In the Skinner-box it is possible to change the contingency between the responses and the delivery of reinforcement so that more than one response may be required in order to obtain the reward. A whole range of rules can govern the contingency between responses and reinforcement - these different types of rules are referred to as schedules of reinforcement. Most of these schedules of reinforcement can be divided into schedules in which the contingency depends on the number of responses and those where the contingency depends on their timing.
Schedules that depend on the number of responses made are called ratio schedules. The ratio of the schedule is the number of responses required per reinforcement. The "classic" schedule, where one reinforcer is delivered for each response, is called a continuous reinforcement schedule - it has a ratio of 1. A schedule where two responses had to be made for each reinforcer has a ratio of 2 and so on. A distinction is also made between schedules where exactly the same number of responses have to be made for each reinforcer - fixed-ratio schedules, and those where the number of response required can differ for each reinforcer around some average value - a variable-ratio schedule. A schedule where exactly 20 responses were required for each reinforcer is called a fixed-ratio 20 or FR20 schedule. One where on average 30 response are required is called a variable-ratio 30 or VR30 schedule.
If the contingency between responses and reinforcement depends on time, the schdule is called an interval schedule. Reinforcing the first response an animal makes after the SD light has been on for 20 seconds and ignoring responses it makes during that 20 seconds would correspond to such a schedule. Where the interval which must elapse between the onset of the SD and the first reinforced response is the same for all reinforcers the schedule is called a fixed-interval or FI schedule. Again, the intervals could also vary around some average - this is called a variable-interval or VI schedule. It s possible to combine these schedules in various ways and even to construct other basic types of schedule (e.g. ones where animals are reinforced for maintaining specified intervals between responses - differential reinforcement of low rate of response or DRL schedules). The important thing about these different schedule, however, is the differences in response patterns and learning that they produce. These differences may tell us about part of what is learned in operant conditioning. A summary of the basic types of schedules might be useful:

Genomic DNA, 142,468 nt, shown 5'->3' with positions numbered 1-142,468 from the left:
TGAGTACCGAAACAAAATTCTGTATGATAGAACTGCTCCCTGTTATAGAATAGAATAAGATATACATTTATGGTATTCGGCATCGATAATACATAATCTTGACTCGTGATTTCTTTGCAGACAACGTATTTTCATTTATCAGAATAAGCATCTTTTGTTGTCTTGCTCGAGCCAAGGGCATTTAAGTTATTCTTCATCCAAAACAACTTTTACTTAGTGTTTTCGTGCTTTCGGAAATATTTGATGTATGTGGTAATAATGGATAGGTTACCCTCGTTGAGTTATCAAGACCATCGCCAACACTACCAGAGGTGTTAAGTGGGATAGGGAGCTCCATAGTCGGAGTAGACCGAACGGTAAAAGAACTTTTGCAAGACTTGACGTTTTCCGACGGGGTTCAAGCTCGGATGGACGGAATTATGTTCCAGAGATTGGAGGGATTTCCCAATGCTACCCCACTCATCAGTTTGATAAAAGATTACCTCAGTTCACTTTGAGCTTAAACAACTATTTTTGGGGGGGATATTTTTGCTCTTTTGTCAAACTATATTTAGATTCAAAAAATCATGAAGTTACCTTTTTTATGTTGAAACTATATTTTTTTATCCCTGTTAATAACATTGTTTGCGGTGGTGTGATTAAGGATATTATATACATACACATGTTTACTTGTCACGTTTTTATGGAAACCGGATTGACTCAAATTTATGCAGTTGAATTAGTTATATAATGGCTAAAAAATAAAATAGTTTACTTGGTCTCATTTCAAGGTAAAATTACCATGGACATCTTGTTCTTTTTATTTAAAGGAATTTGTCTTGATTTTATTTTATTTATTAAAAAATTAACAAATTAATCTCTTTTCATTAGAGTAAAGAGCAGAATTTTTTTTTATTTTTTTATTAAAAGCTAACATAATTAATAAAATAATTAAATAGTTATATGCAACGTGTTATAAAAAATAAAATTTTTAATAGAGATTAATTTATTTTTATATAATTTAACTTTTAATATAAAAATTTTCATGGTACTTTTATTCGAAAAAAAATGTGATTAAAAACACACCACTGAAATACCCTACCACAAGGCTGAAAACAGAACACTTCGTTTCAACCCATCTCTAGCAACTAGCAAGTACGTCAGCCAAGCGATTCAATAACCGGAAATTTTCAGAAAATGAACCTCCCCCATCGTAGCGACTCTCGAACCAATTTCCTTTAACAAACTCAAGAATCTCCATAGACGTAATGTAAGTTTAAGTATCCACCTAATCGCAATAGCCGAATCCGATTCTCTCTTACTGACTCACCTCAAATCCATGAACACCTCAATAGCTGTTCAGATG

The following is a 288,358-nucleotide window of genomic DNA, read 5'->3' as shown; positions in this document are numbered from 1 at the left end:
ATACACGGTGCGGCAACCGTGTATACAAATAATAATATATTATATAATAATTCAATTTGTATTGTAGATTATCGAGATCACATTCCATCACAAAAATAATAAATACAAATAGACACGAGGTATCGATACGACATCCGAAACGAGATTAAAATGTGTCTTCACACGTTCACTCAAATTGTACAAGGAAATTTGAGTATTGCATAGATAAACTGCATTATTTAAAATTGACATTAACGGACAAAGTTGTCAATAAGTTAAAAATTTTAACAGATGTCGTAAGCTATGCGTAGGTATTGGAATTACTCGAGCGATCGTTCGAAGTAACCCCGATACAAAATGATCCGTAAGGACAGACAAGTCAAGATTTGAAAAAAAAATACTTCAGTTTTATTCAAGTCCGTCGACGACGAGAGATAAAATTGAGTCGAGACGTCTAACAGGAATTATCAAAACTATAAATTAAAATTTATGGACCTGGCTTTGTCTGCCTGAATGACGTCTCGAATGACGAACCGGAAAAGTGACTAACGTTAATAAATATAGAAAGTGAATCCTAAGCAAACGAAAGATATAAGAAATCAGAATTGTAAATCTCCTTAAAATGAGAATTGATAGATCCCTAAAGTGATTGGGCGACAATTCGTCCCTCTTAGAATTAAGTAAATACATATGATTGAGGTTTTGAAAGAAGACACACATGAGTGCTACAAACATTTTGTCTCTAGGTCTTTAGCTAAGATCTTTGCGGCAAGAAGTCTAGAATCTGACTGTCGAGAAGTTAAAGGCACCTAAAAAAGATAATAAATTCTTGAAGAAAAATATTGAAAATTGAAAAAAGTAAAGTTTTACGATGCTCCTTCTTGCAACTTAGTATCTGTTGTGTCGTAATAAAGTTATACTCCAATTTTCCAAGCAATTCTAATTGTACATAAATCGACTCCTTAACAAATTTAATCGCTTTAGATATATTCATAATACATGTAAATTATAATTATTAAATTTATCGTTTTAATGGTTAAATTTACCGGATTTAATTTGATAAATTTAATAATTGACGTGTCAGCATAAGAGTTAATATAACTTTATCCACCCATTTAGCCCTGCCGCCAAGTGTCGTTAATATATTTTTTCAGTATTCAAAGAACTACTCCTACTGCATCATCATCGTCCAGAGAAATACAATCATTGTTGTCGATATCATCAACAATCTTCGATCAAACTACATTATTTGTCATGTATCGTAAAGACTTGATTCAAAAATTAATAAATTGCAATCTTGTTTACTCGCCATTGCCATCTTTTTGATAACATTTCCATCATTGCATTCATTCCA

The most characteristic response patterns are produced by FI and FR schedules. Responses in operant-conditioning experiments were traditionally recorded using a pen recorder (see figure in the Skinner-Box document) in which a pen was drawn across paper at a constant rate, the pen was moved up a small amount each time an animal made a response, a larger diagonal movement recorded the occurrence of reinforcements. Animals produce constant rate responding to FR schedules with a distinct pause in responding after each reinforcement.
The rate of response is inversely proportional to the ratio requirement. The length of the post-reinforcement pause in responding also increases as the ratio increases. The pattern of animal responding on FI schedules is quite different. After each reinforcement animals respond on FI schedules with gradually accelerating response rates which produces a 'scalloped' record:
The main feature of variable schedules is that, in animals, ratio schedules produce larger response rates than interval schedules for the same reinforcement density. For example, one animal might be trained on a variable ratio schedule and the times at which it received reinforcement could be noted. These time could then be used to form a 'yoked' variable interval schedule for another animal - an interval schedule where the interval between SD onset and the onset of a response-reinforcement contingency is determined by the times at which the first animal received each reinforcement. Typically the second animal would produce much slower response rates on the yoked schedule even though the frequency of reinforcement received by the two animals was more or less the same.